• Page Count: 528
  • Release Date: June 27, 2017
  • My Rating: 4 stars

Book Description:

The Gentleman's Guide to Vice and Virtue An unforgettable tale of two friends on their Grand Tour of 18th-century Europe who stumble upon a magical artifact that leads them from Paris to Venice in a dangerous manhunt, fighting pirates, highwaymen, and their feelings for each other along the way.

Henry “Monty” Montague was born and bred to be a gentleman, but he was never one to be tamed. The finest boarding schools in England and the constant disapproval of his father haven’t been able to curb any of his roguish passions—not for gambling halls, late nights spent with a bottle of spirits, or waking up in the arms of women or men.

But as Monty embarks on his grand tour of Europe, his quest for a life filled with pleasure and vice is in danger of coming to an end. Not only does his father expect him to take over the family’s estate upon his return, but Monty is also nursing an impossible crush on his best friend and traveling companion, Percy.

Still it isn’t in Monty’s nature to give up. Even with his younger sister, Felicity, in tow, he vows to make this yearlong escapade one last hedonistic hurrah and flirt with Percy from Paris to Rome. But when one of Monty’s reckless decisions turns their trip abroad into a harrowing manhunt that spans across Europe, it calls into question everything he knows, including his relationship with the boy he adores.

Witty, romantic, and intriguing at every turn, The Gentleman’s Guide to Vice and Virtue is a sumptuous romp that explores the undeniably fine lines between friendship and love.


My Thoughts:

This is definitely going to be popular and I recommend it if you like historical fiction and/or YA!

The actual story itself is average, but the characters make it so great. Monty is a philandering aristocrat who was kicked out of Eton, so his father sends him on a Grand Tour of Europe with his sister and best friend Percy. Monty steals a box from a Duke in Versailles and they get wrapped up in all sorts of plots and adventures as they’re chased around Europe (and there are PIRATES).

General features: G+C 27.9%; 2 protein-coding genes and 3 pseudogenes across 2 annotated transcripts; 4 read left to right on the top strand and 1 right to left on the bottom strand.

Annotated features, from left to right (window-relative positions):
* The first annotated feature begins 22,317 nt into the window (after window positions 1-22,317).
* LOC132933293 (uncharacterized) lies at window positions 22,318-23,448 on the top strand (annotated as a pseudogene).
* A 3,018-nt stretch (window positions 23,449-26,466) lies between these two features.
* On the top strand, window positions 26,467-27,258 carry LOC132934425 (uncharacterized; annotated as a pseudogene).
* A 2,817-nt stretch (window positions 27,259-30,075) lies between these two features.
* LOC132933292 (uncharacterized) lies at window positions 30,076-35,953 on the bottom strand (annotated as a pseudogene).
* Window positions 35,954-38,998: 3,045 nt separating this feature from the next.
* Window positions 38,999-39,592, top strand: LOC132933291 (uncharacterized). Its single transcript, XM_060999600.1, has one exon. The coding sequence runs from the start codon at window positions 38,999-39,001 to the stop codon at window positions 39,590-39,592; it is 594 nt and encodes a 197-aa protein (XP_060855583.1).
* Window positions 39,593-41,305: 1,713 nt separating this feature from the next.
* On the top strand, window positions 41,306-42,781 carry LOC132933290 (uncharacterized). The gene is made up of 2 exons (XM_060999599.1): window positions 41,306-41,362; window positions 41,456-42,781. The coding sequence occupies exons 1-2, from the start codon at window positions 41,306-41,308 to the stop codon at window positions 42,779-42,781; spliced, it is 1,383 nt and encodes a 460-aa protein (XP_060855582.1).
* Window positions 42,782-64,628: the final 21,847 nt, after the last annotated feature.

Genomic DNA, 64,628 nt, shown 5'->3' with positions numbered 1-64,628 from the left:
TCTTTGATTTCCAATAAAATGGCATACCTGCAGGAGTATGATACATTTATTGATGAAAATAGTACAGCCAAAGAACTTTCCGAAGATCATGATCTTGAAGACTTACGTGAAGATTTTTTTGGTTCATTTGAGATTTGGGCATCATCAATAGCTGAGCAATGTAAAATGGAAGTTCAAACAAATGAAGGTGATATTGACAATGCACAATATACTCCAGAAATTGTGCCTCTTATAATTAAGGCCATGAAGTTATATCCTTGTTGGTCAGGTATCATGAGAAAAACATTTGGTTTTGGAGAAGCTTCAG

Monty was a really difficult character for me to like, which is part of the reason why I took a star off. He was funny and endearing at first, but then his idiotic behavior kept hurting those around him and he didn’t learn. I wasn’t entirely convinced he had changed at the end, either. Most of the story could have been avoided if he had just USED HIS WORDS and/or not been dumb.

I was totally reading for the side characters, though. Felicity (Monty’s sister) is pretty badass and saves everyone so many times. She’s spent years sneakily reading medical textbooks and even lectures Monty on women’s rights. And then Percy is mixed race, (view spoiler) and epileptic, so he faces a lot of battles in society. His guardians are planning on locking him up in an asylum when he returns from the trip. Monty is bisexual and realizes he’s in love with Percy, so that’s one of the better parts of the story.

But the ending wasn’t as solid as I would’ve liked… I just wanted more resolution in some areas. There’s a lot about how Monty’s father beats him for being a sodomite, so maybe something more conclusive there would’ve helped. I really thought this was part of a series based on how flimsy the end was. But the rest of the story was really fun!

Thank you to the publisher for sending me an ARC!

1 comment on “Review: The Gentleman’s Guide to Vice and Virtue by Mackenzi Lee”

  1. I am highly anticipating the release of this book! I’m so glad you relatively enjoyed it – it sounds like they had some excellent adventures. Since it sounds like the book is very character driven, I’m extremely excited to see how each of them play out. Depending on the historical fiction, I normally wouldn’t go for it, but I love books set in Victorian London. Thanks so much for this review! 🙂

    Lillie @ Little Lillie Reads

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